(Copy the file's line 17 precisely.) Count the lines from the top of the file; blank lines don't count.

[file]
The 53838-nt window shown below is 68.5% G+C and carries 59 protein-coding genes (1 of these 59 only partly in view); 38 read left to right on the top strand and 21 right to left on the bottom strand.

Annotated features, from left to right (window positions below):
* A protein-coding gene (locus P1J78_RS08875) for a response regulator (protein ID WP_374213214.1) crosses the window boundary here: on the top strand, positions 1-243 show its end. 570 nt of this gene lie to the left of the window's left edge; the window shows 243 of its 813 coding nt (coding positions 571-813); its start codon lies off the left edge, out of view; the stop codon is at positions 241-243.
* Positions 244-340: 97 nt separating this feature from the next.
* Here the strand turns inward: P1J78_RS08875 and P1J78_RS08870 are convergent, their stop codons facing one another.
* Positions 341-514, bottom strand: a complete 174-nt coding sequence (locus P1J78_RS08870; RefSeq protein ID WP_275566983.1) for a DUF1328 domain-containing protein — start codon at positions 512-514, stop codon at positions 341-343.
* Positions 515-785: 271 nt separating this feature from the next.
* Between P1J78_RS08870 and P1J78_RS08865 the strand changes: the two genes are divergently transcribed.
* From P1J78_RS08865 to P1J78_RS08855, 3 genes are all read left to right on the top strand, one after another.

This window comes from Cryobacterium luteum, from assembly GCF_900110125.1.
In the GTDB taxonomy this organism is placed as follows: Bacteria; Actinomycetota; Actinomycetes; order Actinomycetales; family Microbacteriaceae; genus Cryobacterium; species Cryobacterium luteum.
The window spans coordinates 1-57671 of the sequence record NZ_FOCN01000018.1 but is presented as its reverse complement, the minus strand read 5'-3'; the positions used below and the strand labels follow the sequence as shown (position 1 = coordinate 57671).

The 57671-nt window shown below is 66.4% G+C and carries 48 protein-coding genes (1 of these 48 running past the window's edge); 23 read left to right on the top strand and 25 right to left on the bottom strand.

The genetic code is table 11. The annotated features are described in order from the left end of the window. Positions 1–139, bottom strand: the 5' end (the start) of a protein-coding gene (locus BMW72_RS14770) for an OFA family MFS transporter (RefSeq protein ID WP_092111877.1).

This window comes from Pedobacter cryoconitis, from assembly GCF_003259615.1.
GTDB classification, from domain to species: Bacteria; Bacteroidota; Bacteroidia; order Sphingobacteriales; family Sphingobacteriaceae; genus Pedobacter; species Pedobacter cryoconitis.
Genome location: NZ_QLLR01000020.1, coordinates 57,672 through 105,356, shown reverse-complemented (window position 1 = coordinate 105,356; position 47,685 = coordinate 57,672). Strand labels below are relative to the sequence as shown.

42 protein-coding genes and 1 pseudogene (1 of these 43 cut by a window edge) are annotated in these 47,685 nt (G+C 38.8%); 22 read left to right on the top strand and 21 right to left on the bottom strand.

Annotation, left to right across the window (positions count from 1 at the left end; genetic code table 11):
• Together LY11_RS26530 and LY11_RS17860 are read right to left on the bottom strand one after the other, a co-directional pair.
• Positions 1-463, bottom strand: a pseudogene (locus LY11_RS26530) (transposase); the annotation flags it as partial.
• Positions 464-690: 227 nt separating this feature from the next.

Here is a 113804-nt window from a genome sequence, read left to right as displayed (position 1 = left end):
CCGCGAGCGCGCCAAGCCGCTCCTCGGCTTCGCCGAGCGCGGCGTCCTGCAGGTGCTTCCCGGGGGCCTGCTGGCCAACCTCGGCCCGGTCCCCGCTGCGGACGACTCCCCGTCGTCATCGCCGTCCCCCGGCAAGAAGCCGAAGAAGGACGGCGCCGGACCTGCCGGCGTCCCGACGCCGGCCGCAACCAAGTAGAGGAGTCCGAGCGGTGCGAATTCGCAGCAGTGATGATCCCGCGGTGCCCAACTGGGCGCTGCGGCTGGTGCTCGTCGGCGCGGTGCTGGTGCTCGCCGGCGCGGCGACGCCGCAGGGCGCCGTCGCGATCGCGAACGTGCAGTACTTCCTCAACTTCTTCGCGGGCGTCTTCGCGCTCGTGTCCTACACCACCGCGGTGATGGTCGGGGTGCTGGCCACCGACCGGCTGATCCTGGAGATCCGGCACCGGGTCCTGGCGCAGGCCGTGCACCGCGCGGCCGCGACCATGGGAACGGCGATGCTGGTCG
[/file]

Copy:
Genome location: NZ_QLLR01000020.1, coordinates 57,672 through 105,356, shown reverse-complemented (window position 1 = coordinate 105,356; position 47,685 = coordinate 57,672). Strand labels below are relative to the sequence as shown.